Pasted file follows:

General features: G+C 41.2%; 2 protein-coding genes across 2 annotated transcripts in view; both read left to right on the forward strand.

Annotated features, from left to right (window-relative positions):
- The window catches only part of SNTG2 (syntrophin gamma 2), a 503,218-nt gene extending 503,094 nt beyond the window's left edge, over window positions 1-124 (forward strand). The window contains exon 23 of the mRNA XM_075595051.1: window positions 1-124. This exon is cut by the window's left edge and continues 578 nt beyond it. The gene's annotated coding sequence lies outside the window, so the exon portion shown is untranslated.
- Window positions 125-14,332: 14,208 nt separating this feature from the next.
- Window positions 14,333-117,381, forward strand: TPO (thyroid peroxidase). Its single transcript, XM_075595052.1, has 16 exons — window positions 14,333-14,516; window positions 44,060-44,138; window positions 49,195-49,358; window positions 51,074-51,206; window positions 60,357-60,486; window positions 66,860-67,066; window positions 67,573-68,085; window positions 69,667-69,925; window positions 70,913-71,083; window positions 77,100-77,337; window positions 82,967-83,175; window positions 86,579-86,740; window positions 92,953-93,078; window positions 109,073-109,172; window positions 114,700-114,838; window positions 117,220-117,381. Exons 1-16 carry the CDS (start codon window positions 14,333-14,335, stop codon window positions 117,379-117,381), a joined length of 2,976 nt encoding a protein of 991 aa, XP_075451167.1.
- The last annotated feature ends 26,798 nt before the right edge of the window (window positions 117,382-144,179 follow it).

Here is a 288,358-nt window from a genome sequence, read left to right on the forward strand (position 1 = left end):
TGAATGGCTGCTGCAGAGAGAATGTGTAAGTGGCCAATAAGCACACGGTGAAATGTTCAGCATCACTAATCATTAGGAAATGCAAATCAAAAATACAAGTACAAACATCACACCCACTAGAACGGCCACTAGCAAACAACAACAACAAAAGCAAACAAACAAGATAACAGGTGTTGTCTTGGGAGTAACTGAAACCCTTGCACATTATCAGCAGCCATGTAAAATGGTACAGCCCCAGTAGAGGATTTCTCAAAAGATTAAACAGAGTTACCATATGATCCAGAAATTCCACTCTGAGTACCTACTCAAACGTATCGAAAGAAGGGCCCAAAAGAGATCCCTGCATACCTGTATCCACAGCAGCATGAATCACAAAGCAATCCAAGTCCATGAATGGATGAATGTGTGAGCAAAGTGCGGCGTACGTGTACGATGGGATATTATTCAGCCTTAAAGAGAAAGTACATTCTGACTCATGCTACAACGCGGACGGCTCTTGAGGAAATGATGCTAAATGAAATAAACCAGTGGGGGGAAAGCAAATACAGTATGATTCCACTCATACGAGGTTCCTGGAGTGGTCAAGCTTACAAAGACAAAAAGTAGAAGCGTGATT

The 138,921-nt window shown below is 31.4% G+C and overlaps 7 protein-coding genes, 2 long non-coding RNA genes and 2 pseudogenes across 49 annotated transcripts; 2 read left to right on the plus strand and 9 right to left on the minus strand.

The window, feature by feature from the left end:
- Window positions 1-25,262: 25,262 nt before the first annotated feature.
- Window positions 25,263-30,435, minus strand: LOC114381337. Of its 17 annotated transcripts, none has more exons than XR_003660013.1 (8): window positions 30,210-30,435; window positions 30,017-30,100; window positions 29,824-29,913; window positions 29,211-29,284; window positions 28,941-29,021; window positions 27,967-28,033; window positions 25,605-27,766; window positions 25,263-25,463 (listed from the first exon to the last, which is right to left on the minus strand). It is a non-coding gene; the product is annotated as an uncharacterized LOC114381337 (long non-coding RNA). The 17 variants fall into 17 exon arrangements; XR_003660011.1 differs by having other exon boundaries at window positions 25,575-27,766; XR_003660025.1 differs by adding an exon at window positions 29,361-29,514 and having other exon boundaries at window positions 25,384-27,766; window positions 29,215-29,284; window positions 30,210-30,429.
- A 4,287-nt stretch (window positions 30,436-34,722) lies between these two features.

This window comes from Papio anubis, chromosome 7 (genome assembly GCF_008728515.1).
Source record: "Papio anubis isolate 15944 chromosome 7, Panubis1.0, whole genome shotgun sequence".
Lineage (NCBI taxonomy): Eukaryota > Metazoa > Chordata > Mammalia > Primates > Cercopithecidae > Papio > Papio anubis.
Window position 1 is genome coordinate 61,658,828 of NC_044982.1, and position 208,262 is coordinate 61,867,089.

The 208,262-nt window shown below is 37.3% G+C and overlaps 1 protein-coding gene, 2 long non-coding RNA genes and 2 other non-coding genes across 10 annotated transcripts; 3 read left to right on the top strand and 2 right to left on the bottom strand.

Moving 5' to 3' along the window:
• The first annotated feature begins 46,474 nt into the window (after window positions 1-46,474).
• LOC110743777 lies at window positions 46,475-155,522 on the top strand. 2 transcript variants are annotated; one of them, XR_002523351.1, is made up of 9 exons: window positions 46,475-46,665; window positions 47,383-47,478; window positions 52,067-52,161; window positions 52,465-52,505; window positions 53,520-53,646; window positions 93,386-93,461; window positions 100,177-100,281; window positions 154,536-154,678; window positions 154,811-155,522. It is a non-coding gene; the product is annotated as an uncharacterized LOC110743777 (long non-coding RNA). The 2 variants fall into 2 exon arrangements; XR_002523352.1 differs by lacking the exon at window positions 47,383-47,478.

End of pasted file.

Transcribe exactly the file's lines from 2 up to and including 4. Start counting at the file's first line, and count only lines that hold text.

Annotated features, from left to right (window-relative positions):
- The window catches only part of SNTG2 (syntrophin gamma 2), a 503,218-nt gene extending 503,094 nt beyond the window's left edge, over window positions 1-124 (forward strand). The window contains exon 23 of the mRNA XM_075595051.1: window positions 1-124. This exon is cut by the window's left edge and continues 578 nt beyond it. The gene's annotated coding sequence lies outside the window, so the exon portion shown is untranslated.
- Window positions 125-14,332: 14,208 nt separating this feature from the next.